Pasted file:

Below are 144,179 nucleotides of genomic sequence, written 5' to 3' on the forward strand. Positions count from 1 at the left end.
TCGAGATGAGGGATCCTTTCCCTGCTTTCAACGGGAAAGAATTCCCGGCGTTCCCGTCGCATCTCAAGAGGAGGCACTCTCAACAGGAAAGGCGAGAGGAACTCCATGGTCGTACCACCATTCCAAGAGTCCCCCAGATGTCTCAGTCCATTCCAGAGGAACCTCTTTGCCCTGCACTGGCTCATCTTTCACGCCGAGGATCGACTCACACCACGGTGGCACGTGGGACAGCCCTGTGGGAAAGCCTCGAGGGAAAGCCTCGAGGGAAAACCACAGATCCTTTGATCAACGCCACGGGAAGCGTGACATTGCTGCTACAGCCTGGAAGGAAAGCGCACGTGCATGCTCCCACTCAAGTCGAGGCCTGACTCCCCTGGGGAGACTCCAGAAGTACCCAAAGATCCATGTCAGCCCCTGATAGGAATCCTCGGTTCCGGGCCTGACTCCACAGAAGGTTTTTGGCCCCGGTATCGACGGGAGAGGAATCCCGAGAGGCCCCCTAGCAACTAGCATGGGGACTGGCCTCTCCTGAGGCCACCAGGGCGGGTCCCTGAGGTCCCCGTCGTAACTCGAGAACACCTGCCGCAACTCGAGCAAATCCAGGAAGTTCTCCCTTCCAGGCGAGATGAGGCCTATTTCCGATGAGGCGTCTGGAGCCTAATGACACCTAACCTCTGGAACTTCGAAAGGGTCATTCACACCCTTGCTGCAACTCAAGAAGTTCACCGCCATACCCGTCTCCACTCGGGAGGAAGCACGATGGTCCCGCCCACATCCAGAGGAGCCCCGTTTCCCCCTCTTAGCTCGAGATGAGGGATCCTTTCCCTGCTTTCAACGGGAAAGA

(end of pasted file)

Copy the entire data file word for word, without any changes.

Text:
Below are 144,179 nucleotides of genomic sequence, written 5' to 3' on the forward strand. Positions count from 1 at the left end.
TCGAGATGAGGGATCCTTTCCCTGCTTTCAACGGGAAAGAATTCCCGGCGTTCCCGTCGCATCTCAAGAGGAGGCACTCTCAACAGGAAAGGCGAGAGGAACTCCATGGTCGTACCACCATTCCAAGAGTCCCCCAGATGTCTCAGTCCATTCCAGAGGAACCTCTTTGCCCTGCACTGGCTCATCTTTCACGCCGAGGATCGACTCACACCACGGTGGCACGTGGGACAGCCCTGTGGGAAAGCCTCGAGGGAAAGCCTCGAGGGAAAACCACAGATCCTTTGATCAACGCCACGGGAAGCGTGACATTGCTGCTACAGCCTGGAAGGAAAGCGCACGTGCATGCTCCCACTCAAGTCGAGGCCTGACTCCCCTGGGGAGACTCCAGAAGTACCCAAAGATCCATGTCAGCCCCTGATAGGAATCCTCGGTTCCGGGCCTGACTCCACAGAAGGTTTTTGGCCCCGGTATCGACGGGAGAGGAATCCCGAGAGGCCCCCTAGCAACTAGCATGGGGACTGGCCTCTCCTGAGGCCACCAGGGCGGGTCCCTGAGGTCCCCGTCGTAACTCGAGAACACCTGCCGCAACTCGAGCAAATCCAGGAAGTTCTCCCTTCCAGGCGAGATGAGGCCTATTTCCGATGAGGCGTCTGGAGCCTAATGACACCTAACCTCTGGAACTTCGAAAGGGTCATTCACACCCTTGCTGCAACTCAAGAAGTTCACCGCCATACCCGTCTCCACTCGGGAGGAAGCACGATGGTCCCGCCCACATCCAGAGGAGCCCCGTTTCCCCCTCTTAGCTCGAGATGAGGGATCCTTTCCCTGCTTTCAACGGGAAAGA